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Soundscapes: Cool Yule Tunes
Stephen Cooke, The Halifax Herald
Saturday, December 11, 2004

Barenaked Ladies, Isaak, Crowe put out holiday discs

WITH A HEALTHY CROP of East Coast Christmas CDs this year - from Terry Kelly, RyLee Madison, Louisa Manuel and Urban Surf Kings - one would hope that national and international acts would be able to match that quota, and darned if there aren't some fun and festive recordings that make this one of the better years for holiday music buffs.

A Canadian band that has set a standard for achieving success outside our borders sets its sights to the North Pole rather than south of the border on Barenaked for the Holidays (Desperation Records/Warner Music Canada).

Barenaked Ladies have already proven they're good sports at this time of the year, recording a seasonal single Christmastime (Oh Yeah) a few years back and appearing on an Anne Murray Christmas special, so a full album was only a matter of time.

Barenaked for the Holidays is an irreverent, freewheeling recording full of familiar songs, amusing originals and occasional oddball vignettes like a loungey O Holy Night or an a cappella Deck the Stills, where the lyrics consist merely of "Crosby, Stills, Nash and Young" to the familiar tune.

New tunes include the satiric Elf's Lament (with guest vocalist Michael Buble), with Santa's little helpers threatening a walkout, and Ed Robertson's chilly and plaintive Snowman, from the point of view of a child's front lawn creation who knows that his days are numbered.

Barenaked Ladies also include their Jewish friends in the celebrations, with a new composition Hanukkah Blessings, set to a rhumba beat, celebrating the victory of the Maccabees, with a verse in Hebrew to boot.

It's been a while since I've heard a catchy new Hanukkah tune, so the track is welcome, along with fun renditions of the more traditional Hanukkah Oh Hanukkah and I Have a Little Dreidel.

There's a comfy, casual feeling about Barenaked for the Holidays, although the Ladies' overall musicianship and arranging skills shine through as always. Made with love and a sense of fun, this disc will help you smile through the season's more stressful moments.

For a cool Yule, there's Chris Isaak's Christmas (Wicked Game/Reprise), laying down his mellow surfabilly vibe on familiar holiday classics, and a handful of self-penned songs like the forlorn Washington Square and the Elvis-esque Hey Santa! You can also spend the holiday down in the dumps with Isaak on Christmas on TV, watching It's a Wonderful Life and trying to get over the irony of it all.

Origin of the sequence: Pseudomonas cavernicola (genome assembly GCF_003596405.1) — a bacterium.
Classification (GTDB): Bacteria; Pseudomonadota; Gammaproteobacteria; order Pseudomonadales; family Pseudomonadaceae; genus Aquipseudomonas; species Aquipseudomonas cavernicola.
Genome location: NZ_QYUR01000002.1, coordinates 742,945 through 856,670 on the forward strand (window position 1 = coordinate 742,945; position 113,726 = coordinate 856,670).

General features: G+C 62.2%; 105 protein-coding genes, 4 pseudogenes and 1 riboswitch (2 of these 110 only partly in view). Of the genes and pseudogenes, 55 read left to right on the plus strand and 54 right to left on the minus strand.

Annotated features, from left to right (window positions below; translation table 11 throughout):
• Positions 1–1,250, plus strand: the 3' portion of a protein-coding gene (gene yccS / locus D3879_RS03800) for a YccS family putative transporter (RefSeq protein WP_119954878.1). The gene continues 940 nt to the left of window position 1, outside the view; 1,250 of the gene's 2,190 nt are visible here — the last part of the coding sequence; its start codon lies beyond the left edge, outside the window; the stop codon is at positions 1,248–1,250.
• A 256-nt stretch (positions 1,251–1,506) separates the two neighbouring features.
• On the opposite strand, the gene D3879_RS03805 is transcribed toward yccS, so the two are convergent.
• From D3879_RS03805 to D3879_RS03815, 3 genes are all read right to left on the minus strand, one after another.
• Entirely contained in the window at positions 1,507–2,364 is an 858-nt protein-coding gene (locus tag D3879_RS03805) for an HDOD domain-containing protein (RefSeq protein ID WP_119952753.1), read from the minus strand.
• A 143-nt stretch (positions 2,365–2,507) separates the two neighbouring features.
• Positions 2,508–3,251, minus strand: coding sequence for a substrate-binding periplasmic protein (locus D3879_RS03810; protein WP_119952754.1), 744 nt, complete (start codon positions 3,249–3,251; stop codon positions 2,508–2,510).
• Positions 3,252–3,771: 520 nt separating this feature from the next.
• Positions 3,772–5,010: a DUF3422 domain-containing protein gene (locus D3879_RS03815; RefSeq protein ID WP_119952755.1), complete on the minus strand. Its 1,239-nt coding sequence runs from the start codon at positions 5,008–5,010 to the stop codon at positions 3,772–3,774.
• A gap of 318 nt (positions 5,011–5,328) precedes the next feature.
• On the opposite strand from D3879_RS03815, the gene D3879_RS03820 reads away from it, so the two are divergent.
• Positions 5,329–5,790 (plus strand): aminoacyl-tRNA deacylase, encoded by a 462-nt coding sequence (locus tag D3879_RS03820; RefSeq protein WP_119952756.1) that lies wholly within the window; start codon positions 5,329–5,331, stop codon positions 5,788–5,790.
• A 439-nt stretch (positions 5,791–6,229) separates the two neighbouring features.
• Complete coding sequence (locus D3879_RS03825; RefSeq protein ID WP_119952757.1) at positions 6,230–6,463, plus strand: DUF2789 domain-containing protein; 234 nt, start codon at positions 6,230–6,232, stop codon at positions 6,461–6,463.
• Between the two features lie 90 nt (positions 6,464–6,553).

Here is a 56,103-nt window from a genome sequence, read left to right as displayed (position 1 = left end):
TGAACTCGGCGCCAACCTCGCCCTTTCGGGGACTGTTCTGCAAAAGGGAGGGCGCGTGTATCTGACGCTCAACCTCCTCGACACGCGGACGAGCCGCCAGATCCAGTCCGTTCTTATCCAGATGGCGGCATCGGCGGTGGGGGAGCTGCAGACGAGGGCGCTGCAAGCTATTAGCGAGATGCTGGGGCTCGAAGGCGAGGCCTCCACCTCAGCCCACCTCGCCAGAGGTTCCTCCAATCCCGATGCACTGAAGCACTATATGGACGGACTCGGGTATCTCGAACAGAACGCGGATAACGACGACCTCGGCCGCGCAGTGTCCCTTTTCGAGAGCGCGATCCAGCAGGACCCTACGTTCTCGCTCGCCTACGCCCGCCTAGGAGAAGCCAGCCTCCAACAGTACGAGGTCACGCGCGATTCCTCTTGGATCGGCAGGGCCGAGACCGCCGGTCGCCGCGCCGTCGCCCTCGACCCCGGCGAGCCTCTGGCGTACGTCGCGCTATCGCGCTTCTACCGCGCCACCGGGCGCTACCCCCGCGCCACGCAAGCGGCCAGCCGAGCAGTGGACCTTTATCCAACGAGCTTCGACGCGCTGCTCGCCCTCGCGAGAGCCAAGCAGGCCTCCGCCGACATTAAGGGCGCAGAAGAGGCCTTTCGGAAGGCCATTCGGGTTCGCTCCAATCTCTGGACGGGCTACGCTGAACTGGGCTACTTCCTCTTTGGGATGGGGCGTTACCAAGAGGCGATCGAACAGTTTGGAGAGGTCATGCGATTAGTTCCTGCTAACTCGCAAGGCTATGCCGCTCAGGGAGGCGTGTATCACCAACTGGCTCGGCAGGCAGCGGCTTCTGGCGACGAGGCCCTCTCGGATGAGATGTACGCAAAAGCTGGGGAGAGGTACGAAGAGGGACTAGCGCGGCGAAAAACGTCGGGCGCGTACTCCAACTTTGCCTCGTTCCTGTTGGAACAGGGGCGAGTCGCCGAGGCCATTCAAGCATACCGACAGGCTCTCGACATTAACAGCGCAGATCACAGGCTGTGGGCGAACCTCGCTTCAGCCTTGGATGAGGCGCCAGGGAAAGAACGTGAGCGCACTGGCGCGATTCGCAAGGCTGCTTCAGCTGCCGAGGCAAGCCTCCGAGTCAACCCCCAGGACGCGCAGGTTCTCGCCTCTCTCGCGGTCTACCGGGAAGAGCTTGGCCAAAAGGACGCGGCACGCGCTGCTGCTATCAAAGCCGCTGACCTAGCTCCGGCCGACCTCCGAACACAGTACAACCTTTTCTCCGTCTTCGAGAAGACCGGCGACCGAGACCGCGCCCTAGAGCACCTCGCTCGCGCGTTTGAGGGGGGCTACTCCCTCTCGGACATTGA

Besides doing that slow burning intensity thing that he does on Have Yourself a Merry Little Christmas and The Christmas Song, Isaak earns major points for including a personal favourite, the Hawaiian carole Mele Kalikimaka, the perfect soundtrack for lighting those red and green tiki torches.

B.C. singer-songwriter Allison Crowe also gets bonus points for tackling Joni Mitchell's River on her CD Tidings (Rubenesque Records), and adding her own flavour to it on this spectral recording that is mostly just voice and piano, with bass and drums on only a few tracks.

Besides traditional numbers like In the Bleak Midwinter and The First Noel, Crowe goes beyond the Christmas canon to include Leonard Cohen's Hallelujah and The Beatles' Let It Be as pop spirituals, plus a gutsy Shine a Light from the greatest rock and roll album of all time, The Rolling Stones' Exile on Main Street. It's earned the stamp of approval from the Stones' official fan club, which should bring some new listeners to this tremendous Nanaimo talent.

The words "tremendous talent" don't usually come to mind when the name Jessica Simpson pops up, and Rejoyce: The Christmas Album (Columbia) isn't going to change anyone's opinion any time soon.

Yes, she's Barbie-doll pretty, and she's got her two facial expressions down pat - the parted lip fake-sexy pout and the mile-wide Colgate smile - and she somehow manages to be everywhere at once just like Santa Claus, which I guess is why we're now getting this disc.

It's not that Simpson can't sing, her voice is capable if a bit thin, but there really isn't much to separate her from your average American Idol finalist. The highlight here is probably Amy Grant's Breath of Heaven (Mary's Song), mostly because it stands out from the standard treatment given the other tunes - The Christmas Song, I Saw Mommy Kissing Santa Claus and so on - and it shows her injecting some drama into her breathy delivery.

And it wouldn't be a Jessica Simpson project without husband Nick Lachey and sister Ashlee along for the ride, on Baby It's Cold Outside and Little Drummer Boy respectively, although sis is so buried in the mix it's stretching it to call it a duet. Thank heaven for small blessings.